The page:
The Hardball Times publishes a Baseball Annual and the 2012 edition had a very interesting study in it, looking at how much of an advantage it is to know your own personnel. The chapter is "Down with Other People's Players" by Matt Swartz, page 207.   He noted:
But does this extra information matter?  Does another team's extra knowledge about a player affect the market?  Should GMs think twice before signing a free agent from another team?  Should they wonder why the other team is so willing to trade that highly ranked prospect? 
Yes, a thousand times, yes.
He calculated the $ per WAR for all types of free agent deals and he found that while the premium for hitters is only 17% when signing other team's players, it is 93% for starting pitchers and 139% for relief pitchers.  He found that there were some hometown discounts given, but not enough to explain the premium.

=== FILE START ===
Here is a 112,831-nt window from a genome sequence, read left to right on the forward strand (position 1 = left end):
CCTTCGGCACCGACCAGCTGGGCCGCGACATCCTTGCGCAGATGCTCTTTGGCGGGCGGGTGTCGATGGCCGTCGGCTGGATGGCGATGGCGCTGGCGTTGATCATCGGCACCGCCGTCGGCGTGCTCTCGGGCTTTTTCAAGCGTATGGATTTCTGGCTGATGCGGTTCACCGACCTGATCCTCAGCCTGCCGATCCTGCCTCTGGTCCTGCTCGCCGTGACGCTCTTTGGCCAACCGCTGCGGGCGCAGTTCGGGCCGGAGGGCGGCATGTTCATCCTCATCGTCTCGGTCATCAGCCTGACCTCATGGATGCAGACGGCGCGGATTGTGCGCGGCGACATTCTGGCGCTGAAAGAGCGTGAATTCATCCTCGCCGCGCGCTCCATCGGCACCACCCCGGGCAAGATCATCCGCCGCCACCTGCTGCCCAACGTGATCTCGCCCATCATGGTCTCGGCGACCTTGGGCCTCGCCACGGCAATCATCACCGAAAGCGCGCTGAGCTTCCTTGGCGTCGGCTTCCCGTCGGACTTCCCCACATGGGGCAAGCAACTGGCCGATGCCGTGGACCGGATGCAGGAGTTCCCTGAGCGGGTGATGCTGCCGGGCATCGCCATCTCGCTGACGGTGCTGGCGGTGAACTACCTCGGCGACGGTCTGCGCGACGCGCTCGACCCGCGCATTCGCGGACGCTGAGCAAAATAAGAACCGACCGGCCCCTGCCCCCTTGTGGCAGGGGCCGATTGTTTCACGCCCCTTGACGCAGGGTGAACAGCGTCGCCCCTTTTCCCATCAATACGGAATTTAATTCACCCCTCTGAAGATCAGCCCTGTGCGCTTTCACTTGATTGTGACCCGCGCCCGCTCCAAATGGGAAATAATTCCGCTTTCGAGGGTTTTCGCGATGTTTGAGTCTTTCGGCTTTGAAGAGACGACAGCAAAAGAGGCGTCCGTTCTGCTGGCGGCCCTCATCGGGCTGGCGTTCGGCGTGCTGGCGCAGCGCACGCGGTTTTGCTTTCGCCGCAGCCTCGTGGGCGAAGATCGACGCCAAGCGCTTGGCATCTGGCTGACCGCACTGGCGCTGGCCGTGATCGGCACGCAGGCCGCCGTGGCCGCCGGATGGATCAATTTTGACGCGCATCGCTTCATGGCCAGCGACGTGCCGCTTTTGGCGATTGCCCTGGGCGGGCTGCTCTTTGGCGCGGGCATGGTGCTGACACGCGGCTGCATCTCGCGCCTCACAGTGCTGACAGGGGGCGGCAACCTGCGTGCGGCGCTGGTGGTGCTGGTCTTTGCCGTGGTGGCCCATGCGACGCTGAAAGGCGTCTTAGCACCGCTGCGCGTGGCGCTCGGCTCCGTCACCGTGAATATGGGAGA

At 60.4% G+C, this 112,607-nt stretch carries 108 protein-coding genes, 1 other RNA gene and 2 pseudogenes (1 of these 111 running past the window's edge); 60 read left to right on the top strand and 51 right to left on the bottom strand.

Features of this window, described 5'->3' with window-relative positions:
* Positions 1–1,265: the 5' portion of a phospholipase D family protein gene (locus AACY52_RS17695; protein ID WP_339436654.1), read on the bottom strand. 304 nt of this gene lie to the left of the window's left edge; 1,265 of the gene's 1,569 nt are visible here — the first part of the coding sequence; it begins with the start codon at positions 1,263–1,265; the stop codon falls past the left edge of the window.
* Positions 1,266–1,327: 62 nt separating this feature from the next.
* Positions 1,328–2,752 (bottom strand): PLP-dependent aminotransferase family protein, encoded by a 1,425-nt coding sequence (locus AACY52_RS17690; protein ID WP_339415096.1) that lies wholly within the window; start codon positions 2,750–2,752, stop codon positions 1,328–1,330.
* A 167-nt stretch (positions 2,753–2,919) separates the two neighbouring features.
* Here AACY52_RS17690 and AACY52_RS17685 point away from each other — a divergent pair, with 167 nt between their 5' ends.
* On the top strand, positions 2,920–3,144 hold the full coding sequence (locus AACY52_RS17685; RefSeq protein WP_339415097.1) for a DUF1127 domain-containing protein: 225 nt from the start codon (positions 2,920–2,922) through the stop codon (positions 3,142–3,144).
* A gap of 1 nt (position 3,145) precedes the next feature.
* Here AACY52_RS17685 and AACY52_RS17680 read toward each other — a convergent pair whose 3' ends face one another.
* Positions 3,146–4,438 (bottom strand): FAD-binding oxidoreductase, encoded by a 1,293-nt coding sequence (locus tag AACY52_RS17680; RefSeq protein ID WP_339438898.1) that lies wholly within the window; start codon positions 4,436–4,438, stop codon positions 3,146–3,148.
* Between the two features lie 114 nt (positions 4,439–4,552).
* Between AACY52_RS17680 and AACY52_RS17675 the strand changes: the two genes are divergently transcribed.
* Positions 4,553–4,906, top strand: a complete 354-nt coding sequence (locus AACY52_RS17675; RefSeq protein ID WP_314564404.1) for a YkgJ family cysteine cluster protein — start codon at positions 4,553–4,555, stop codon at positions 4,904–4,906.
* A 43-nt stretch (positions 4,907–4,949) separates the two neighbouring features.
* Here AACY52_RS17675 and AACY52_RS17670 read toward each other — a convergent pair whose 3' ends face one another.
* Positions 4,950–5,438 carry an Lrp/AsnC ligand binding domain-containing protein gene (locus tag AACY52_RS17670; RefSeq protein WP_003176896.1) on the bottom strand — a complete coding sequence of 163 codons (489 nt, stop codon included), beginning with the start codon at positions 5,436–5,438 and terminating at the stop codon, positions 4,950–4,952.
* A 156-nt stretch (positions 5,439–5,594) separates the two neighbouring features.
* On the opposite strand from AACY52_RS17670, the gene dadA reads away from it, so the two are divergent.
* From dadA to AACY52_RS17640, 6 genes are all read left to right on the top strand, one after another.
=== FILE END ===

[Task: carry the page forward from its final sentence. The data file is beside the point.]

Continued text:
Meanwhile, he examined players' performances after signing or resigning, versus Oliver projections.  Re-signed hitters do not beat projections any better than newly signed hitters.  More importantly, re-signed pitchers beat their projections, while newly signed free agent pitchers fell very short of their projections.  That's a double-whammy right there, not only do you pay a lot more for these free agent pitchers, you also end up with less than projected performances as well, as if the former team knew that they were not going to continue to pitch as well as before.

Trades are no better.  He found that "everyday players and starting pitchers both fall short of projections more often after being traded."  Given the evidence above, this is not surprising, "we should expect that players who are traded will underperform projections more than players who stay on the same team."  "Teams probably were able to detect injury risks that would not be observable to an outside projection system and send those players away in advance."